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Producing H.264 Video

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H.264 is the most widely used codec today, whether for streaming via Flash or Silverlight or for the Apple iPod, iPhone, and iPad product lines. If you've worked with H.264 before, the format is old hat for you. But if you're cutting over from VP6 or Windows Media or expanding distribution to H.264-compatible devices, you're faced with a learning curve.

Well, we're here to help. In this article, I'll detail what you need to know to produce H.264 files for streaming or device playback. Our target reader is the novice working with encoding tools such as Adobe Media Encoder, Apple Compressor, Sorenson Squeeze, and Telestream Episode Pro. If you're looking for help with more advanced tools, they simply provide too many options to address in an introductory article.

What's Your Profile?
With H.264, it's critical to adopt Stephen Covey's advice: "Begin with the end in mind." That's particularly true with device ozer264f1playback, because if you produce a file incorrectly, it won't load or play on your target device.

From a compatibility standpoint, the most important encoding parameter compatibility is profile. This defines a set of encoding techniques that can be used to create the encoded file. The H.264 standard defines 17 different profiles, with the three most relevant to streaming shown in Figure 1, a table adapted from one presented by Wikipedia (http://en.wikipedia.org/wiki/H.264). As you can see, the encoding techniques are presented on the left, and each successive profile deploys additional techniques to produce the encoded file. This produces a higher-quality file but also one that's harder to decode.

Why 17 profiles? Because they serve as convenient compatibility points for hardware developers and video producers. For example, Apple designed the iPod to play H.264 video produced using the Baseline profile, balancing factors such as CPU and memory cost as well as LCD resolution. If you're producing video for the iPod, so long as you encode using the Baseline profile (and the appropriate level, discussed later), the file will load and play on the iPod.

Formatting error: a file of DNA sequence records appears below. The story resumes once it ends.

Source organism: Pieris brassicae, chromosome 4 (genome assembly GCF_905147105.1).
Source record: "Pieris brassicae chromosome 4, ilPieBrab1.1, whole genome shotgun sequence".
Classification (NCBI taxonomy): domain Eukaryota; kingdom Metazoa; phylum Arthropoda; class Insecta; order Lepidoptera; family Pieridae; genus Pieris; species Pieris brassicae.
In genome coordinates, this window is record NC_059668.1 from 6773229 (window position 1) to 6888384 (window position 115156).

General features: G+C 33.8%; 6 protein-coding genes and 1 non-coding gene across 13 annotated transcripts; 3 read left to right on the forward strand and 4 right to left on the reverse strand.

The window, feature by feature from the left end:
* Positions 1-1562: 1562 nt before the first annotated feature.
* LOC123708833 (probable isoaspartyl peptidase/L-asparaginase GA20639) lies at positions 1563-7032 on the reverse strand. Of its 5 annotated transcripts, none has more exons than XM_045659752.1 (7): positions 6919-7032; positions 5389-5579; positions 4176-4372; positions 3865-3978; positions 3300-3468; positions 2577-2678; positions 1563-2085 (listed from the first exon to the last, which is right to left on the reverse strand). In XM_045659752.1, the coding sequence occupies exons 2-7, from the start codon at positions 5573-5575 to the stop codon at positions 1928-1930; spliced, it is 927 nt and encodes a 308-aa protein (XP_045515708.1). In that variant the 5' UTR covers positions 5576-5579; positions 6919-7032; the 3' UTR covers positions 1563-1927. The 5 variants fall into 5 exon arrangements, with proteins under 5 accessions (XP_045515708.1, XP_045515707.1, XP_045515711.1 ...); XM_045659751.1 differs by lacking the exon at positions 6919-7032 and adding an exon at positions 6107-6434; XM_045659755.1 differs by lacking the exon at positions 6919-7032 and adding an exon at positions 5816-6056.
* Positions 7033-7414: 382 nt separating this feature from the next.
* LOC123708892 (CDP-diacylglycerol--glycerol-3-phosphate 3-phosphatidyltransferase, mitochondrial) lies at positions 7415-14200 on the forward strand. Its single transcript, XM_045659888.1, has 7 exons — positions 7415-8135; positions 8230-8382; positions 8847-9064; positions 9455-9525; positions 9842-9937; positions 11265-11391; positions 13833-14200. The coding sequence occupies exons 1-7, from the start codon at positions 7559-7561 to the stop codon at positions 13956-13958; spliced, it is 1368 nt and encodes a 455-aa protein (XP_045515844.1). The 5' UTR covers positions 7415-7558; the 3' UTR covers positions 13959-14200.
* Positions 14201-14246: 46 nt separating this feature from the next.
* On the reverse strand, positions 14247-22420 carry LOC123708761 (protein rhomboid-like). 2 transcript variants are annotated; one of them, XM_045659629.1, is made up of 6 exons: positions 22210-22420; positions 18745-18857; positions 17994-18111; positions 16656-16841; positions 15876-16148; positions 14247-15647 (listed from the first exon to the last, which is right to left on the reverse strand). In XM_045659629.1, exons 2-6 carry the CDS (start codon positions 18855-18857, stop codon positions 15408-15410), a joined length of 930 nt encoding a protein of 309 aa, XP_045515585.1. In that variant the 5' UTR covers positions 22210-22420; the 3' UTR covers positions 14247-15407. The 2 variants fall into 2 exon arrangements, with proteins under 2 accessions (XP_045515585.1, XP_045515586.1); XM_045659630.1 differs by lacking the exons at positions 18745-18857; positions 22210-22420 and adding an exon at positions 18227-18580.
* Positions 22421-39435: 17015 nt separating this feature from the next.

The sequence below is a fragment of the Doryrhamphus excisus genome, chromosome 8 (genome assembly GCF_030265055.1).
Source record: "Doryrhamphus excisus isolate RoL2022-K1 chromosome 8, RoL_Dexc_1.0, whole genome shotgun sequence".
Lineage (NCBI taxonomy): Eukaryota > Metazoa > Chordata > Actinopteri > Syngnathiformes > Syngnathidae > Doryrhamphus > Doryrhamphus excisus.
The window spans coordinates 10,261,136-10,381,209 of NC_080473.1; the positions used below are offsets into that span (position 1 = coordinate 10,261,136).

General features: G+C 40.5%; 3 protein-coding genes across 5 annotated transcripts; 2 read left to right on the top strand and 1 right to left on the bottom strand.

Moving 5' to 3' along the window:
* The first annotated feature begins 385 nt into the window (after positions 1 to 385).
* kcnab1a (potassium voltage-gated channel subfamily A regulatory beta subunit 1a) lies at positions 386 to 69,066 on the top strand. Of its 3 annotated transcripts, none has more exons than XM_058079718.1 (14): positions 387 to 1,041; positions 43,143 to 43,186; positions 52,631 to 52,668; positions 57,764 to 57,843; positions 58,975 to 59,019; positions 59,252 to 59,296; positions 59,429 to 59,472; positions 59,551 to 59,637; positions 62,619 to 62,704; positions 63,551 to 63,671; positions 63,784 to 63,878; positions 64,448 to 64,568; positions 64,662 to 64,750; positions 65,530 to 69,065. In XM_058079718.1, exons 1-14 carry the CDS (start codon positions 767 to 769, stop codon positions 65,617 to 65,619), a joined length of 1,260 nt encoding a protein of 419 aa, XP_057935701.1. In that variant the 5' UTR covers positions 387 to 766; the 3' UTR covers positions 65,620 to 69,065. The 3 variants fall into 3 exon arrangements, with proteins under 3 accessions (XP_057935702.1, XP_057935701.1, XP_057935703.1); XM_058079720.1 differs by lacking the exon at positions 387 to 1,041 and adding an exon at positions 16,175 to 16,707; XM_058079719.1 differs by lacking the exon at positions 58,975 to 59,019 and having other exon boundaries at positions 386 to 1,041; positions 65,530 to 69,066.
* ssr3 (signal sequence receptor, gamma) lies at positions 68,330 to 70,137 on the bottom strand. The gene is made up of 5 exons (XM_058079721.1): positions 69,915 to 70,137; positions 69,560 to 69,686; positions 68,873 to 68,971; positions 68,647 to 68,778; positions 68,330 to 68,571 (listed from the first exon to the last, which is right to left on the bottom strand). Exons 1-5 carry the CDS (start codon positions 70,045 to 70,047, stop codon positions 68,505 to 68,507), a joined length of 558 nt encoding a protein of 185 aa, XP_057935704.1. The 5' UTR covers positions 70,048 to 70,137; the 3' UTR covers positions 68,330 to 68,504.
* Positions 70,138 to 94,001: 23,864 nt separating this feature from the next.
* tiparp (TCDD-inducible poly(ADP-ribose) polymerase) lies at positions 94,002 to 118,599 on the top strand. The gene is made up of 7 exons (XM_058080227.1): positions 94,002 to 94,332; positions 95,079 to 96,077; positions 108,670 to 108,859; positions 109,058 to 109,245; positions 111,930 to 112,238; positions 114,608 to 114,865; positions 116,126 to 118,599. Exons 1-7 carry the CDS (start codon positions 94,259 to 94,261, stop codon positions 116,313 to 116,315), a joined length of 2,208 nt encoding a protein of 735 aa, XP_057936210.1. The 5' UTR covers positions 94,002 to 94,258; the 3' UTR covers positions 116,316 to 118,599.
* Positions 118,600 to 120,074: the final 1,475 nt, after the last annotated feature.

Accordingly, rule No. 1 for H.264 encoding is to know the highest profile supported by the playback device you're targeting. Fortunately, most manufacturers, particularly Apple, do a nice job laying out these specs in their product materials, so check their website first.

The other H.264-related parameter that you'll typically see on these spec pages is the "level." For example, according to Apple's website, the iPad will play "H.264 video up to 720p, 30 frames per second, Main Profile level 3.1." By way of explanation, levels further subdivide the profile regarding parameters such as resolution and data rate. If you visit the H.264 page on Wikipedia, you'll learn that level 3.1 for the Main Profile has a maximum bitrate of 14Mbps and maximum resolution of 1280x720p. If you exceed these specs on a file destined for the iPod, you run the risk that iTunes will kick the file back out during the syncing process.

So, when producing for devices, once you know the profile and level, you have a pretty good idea how to encode your video. What about when producing for computers?

Producing for Flash and Silverlight
Both the Flash and Silverlight players can play H.264 files encoded using all three profiles, so unless you're attempting to produce a file that plays on both computers and other devices, use the High Profile. Typically, when you're producing for computers, levels are irrelevant, since the relevant player doesn't check the level before attempting to play the file. Instead, the most relevant considerations for computers are the resolution and data rate of the actual video file, which will determine whether that computer can play the file smoothly.

To explain, if you try to play a 1080p file produced at 12Mbps on a Pentium 4-based computer, chances are the file won't play smoothly. This, of course, has nothing to do with profile or level; there are simply too many pixels for the older computer to push. So, where producing for devices is all about meeting the designated profile and level, producing for computers is all about the configuration of the compressed video file, which I discuss in more detail later.

For this reason, most encoding tools don't let you select a level, and some, like Telestream Episode Pro, let you click a check box to automatically adjust the level to match the selected encoding parameters. Occasionally, with tools like Adobe Media Encoder, which does allow you to restrict encoding to a designated level, you may get an error message if you attempt to encode using parameters that exceed that level.

For example, if you set the level at 3.1 for the High Profile and attempt to encode at 1080p, Adobe Media Encoder will let you know that you've exceeded the parameters for level 3.1. If you really want to produce that file, you simply boost the level setting to level 4, and Adobe Media Encoder will produce the file.

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